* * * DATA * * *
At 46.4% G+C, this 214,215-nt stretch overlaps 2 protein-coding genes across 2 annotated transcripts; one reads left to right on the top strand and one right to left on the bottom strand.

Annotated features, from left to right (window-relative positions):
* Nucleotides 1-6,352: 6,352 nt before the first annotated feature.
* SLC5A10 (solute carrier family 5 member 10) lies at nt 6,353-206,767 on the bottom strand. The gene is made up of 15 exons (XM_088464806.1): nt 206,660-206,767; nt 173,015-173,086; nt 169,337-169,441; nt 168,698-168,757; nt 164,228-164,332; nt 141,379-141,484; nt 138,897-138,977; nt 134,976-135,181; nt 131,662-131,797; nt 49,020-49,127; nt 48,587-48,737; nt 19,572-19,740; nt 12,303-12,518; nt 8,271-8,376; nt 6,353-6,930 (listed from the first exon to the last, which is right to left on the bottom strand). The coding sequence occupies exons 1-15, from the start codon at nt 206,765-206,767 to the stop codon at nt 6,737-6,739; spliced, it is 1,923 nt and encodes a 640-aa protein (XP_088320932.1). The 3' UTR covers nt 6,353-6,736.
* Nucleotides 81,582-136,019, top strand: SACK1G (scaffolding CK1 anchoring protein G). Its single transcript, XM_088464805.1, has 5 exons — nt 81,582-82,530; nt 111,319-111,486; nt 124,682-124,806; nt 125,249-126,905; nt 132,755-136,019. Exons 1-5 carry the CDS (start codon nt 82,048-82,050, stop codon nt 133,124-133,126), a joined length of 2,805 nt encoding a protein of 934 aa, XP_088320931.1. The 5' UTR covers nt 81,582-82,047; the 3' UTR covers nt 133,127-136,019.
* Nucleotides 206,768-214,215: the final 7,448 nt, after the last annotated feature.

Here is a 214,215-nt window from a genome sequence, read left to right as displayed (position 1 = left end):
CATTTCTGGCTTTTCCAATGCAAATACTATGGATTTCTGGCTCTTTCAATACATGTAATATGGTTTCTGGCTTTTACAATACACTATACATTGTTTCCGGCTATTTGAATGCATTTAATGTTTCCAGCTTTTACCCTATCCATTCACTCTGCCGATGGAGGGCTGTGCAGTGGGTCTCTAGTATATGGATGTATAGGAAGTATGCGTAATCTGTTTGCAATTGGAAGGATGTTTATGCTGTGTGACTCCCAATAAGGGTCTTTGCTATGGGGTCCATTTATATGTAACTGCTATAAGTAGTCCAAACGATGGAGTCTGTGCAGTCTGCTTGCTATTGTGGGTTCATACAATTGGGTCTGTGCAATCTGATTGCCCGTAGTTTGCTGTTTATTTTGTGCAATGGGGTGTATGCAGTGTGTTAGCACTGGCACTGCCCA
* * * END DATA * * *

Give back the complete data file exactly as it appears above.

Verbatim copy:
At 46.4% G+C, this 214,215-nt stretch overlaps 2 protein-coding genes across 2 annotated transcripts; one reads left to right on the top strand and one right to left on the bottom strand.

Annotated features, from left to right (window-relative positions):
* Nucleotides 1-6,352: 6,352 nt before the first annotated feature.
* SLC5A10 (solute carrier family 5 member 10) lies at nt 6,353-206,767 on the bottom strand. The gene is made up of 15 exons (XM_088464806.1): nt 206,660-206,767; nt 173,015-173,086; nt 169,337-169,441; nt 168,698-168,757; nt 164,228-164,332; nt 141,379-141,484; nt 138,897-138,977; nt 134,976-135,181; nt 131,662-131,797; nt 49,020-49,127; nt 48,587-48,737; nt 19,572-19,740; nt 12,303-12,518; nt 8,271-8,376; nt 6,353-6,930 (listed from the first exon to the last, which is right to left on the bottom strand). The coding sequence occupies exons 1-15, from the start codon at nt 206,765-206,767 to the stop codon at nt 6,737-6,739; spliced, it is 1,923 nt and encodes a 640-aa protein (XP_088320932.1). The 3' UTR covers nt 6,353-6,736.
* Nucleotides 81,582-136,019, top strand: SACK1G (scaffolding CK1 anchoring protein G). Its single transcript, XM_088464805.1, has 5 exons — nt 81,582-82,530; nt 111,319-111,486; nt 124,682-124,806; nt 125,249-126,905; nt 132,755-136,019. Exons 1-5 carry the CDS (start codon nt 82,048-82,050, stop codon nt 133,124-133,126), a joined length of 2,805 nt encoding a protein of 934 aa, XP_088320931.1. The 5' UTR covers nt 81,582-82,047; the 3' UTR covers nt 133,127-136,019.
* Nucleotides 206,768-214,215: the final 7,448 nt, after the last annotated feature.

Here is a 214,215-nt window from a genome sequence, read left to right as displayed (position 1 = left end):
CATTTCTGGCTTTTCCAATGCAAATACTATGGATTTCTGGCTCTTTCAATACATGTAATATGGTTTCTGGCTTTTACAATACACTATACATTGTTTCCGGCTATTTGAATGCATTTAATGTTTCCAGCTTTTACCCTATCCATTCACTCTGCCGATGGAGGGCTGTGCAGTGGGTCTCTAGTATATGGATGTATAGGAAGTATGCGTAATCTGTTTGCAATTGGAAGGATGTTTATGCTGTGTGACTCCCAATAAGGGTCTTTGCTATGGGGTCCATTTATATGTAACTGCTATAAGTAGTCCAAACGATGGAGTCTGTGCAGTCTGCTTGCTATTGTGGGTTCATACAATTGGGTCTGTGCAATCTGATTGCCCGTAGTTTGCTGTTTATTTTGTGCAATGGGGTGTATGCAGTGTGTTAGCACTGGCACTGCCCA